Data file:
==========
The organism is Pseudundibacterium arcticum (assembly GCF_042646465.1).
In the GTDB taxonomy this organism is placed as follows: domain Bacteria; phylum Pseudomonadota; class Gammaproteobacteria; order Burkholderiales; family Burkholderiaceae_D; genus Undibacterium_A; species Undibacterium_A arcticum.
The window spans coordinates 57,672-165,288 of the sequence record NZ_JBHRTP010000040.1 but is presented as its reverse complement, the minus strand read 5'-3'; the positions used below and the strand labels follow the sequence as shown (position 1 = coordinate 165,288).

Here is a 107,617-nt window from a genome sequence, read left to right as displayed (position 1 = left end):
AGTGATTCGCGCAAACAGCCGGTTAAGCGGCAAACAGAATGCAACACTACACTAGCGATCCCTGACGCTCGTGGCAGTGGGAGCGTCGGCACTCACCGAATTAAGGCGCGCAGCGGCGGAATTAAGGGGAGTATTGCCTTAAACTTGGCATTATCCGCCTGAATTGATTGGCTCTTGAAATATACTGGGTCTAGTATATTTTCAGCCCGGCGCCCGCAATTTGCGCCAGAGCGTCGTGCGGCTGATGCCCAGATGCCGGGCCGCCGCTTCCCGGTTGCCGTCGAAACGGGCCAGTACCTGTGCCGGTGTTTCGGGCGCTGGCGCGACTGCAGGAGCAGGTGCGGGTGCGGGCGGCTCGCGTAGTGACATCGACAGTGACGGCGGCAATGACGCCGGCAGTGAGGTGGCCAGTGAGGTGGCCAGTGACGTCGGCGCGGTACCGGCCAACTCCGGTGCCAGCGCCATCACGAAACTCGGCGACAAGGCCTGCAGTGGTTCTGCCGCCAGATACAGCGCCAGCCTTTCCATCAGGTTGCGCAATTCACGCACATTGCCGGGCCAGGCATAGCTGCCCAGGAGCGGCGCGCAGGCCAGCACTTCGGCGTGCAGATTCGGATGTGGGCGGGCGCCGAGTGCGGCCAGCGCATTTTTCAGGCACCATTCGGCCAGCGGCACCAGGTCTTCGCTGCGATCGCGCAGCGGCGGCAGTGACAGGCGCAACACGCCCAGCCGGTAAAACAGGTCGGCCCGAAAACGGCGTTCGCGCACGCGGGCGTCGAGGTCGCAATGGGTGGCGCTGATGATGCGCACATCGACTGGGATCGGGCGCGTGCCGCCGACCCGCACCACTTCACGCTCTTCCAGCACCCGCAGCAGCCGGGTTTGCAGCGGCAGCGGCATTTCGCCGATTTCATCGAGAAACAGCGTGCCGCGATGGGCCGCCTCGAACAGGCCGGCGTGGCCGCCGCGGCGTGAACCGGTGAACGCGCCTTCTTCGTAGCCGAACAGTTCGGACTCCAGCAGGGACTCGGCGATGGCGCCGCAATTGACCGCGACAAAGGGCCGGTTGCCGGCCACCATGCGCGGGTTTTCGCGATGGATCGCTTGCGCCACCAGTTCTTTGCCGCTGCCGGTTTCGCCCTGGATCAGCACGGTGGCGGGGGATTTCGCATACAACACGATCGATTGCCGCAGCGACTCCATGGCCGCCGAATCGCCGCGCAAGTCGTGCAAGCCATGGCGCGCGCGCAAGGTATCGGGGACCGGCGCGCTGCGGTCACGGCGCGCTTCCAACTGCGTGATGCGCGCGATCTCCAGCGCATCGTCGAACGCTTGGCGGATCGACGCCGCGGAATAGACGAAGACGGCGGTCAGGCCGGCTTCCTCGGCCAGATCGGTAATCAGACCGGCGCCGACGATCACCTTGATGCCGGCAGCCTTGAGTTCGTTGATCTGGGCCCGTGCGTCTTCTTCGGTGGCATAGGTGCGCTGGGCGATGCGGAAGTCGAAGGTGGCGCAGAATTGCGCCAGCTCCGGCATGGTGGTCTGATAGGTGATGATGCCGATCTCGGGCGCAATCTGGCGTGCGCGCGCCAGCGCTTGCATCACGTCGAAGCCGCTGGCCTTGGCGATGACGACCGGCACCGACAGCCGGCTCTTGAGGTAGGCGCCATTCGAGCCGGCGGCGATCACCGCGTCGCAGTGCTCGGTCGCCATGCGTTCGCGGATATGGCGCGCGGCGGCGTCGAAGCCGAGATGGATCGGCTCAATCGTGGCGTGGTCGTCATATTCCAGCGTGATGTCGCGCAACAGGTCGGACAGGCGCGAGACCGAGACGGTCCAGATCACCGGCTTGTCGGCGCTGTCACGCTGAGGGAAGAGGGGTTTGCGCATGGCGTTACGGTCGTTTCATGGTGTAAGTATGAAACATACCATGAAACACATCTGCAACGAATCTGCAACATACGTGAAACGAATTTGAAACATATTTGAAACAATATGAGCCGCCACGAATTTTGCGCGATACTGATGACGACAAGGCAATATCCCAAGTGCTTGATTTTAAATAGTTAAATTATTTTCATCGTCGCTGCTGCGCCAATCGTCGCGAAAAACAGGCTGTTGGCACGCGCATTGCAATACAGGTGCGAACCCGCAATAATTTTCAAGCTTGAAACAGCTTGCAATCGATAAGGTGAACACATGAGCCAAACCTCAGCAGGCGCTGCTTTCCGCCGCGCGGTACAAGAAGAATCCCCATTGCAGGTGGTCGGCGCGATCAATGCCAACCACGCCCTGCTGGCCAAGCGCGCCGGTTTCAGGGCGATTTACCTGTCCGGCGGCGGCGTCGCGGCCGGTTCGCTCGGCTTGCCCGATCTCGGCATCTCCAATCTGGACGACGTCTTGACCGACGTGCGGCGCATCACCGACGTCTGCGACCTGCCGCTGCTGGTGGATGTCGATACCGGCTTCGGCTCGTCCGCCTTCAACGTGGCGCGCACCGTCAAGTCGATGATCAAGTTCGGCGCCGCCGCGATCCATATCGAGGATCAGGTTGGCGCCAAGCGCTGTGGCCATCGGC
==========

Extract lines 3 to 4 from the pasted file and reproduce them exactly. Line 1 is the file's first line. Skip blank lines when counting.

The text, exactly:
The window spans coordinates 57,672-165,288 of the sequence record NZ_JBHRTP010000040.1 but is presented as its reverse complement, the minus strand read 5'-3'; the positions used below and the strand labels follow the sequence as shown (position 1 = coordinate 165,288).

Here is a 107,617-nt window from a genome sequence, read left to right as displayed (position 1 = left end):